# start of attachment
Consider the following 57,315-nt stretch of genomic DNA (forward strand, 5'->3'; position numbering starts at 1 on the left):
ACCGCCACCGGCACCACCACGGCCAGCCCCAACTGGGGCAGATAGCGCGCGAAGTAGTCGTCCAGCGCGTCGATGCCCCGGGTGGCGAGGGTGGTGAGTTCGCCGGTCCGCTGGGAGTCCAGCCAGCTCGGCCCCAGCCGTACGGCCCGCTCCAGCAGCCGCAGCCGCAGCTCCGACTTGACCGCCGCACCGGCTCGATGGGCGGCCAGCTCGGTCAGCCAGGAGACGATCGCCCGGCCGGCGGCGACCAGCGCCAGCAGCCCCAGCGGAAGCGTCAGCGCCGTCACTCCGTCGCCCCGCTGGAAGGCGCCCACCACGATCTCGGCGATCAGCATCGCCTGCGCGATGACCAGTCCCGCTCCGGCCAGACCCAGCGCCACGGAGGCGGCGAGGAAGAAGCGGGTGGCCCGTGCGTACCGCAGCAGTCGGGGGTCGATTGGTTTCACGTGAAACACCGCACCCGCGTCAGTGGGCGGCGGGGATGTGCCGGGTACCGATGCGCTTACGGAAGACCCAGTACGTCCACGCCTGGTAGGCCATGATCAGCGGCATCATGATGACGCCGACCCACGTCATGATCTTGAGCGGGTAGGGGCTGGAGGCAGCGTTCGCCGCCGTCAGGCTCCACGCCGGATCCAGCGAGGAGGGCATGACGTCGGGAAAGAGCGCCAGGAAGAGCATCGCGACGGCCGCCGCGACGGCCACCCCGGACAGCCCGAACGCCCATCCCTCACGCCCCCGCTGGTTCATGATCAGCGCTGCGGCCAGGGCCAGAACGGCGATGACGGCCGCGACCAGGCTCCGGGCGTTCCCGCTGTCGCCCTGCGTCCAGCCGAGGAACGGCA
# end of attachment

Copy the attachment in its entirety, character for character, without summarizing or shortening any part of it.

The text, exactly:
Consider the following 57,315-nt stretch of genomic DNA (forward strand, 5'->3'; position numbering starts at 1 on the left):
ACCGCCACCGGCACCACCACGGCCAGCCCCAACTGGGGCAGATAGCGCGCGAAGTAGTCGTCCAGCGCGTCGATGCCCCGGGTGGCGAGGGTGGTGAGTTCGCCGGTCCGCTGGGAGTCCAGCCAGCTCGGCCCCAGCCGTACGGCCCGCTCCAGCAGCCGCAGCCGCAGCTCCGACTTGACCGCCGCACCGGCTCGATGGGCGGCCAGCTCGGTCAGCCAGGAGACGATCGCCCGGCCGGCGGCGACCAGCGCCAGCAGCCCCAGCGGAAGCGTCAGCGCCGTCACTCCGTCGCCCCGCTGGAAGGCGCCCACCACGATCTCGGCGATCAGCATCGCCTGCGCGATGACCAGTCCCGCTCCGGCCAGACCCAGCGCCACGGAGGCGGCGAGGAAGAAGCGGGTGGCCCGTGCGTACCGCAGCAGTCGGGGGTCGATTGGTTTCACGTGAAACACCGCACCCGCGTCAGTGGGCGGCGGGGATGTGCCGGGTACCGATGCGCTTACGGAAGACCCAGTACGTCCACGCCTGGTAGGCCATGATCAGCGGCATCATGATGACGCCGACCCACGTCATGATCTTGAGCGGGTAGGGGCTGGAGGCAGCGTTCGCCGCCGTCAGGCTCCACGCCGGATCCAGCGAGGAGGGCATGACGTCGGGAAAGAGCGCCAGGAAGAGCATCGCGACGGCCGCCGCGACGGCCACCCCGGACAGCCCGAACGCCCATCCCTCACGCCCCCGCTGGTTCATGATCAGCGCTGCGGCCAGGGCCAGAACGGCGATGACGGCCGCGACCAGGCTCCGGGCGTTCCCGCTGTCGCCCTGCGTCCAGCCGAGGAACGGCA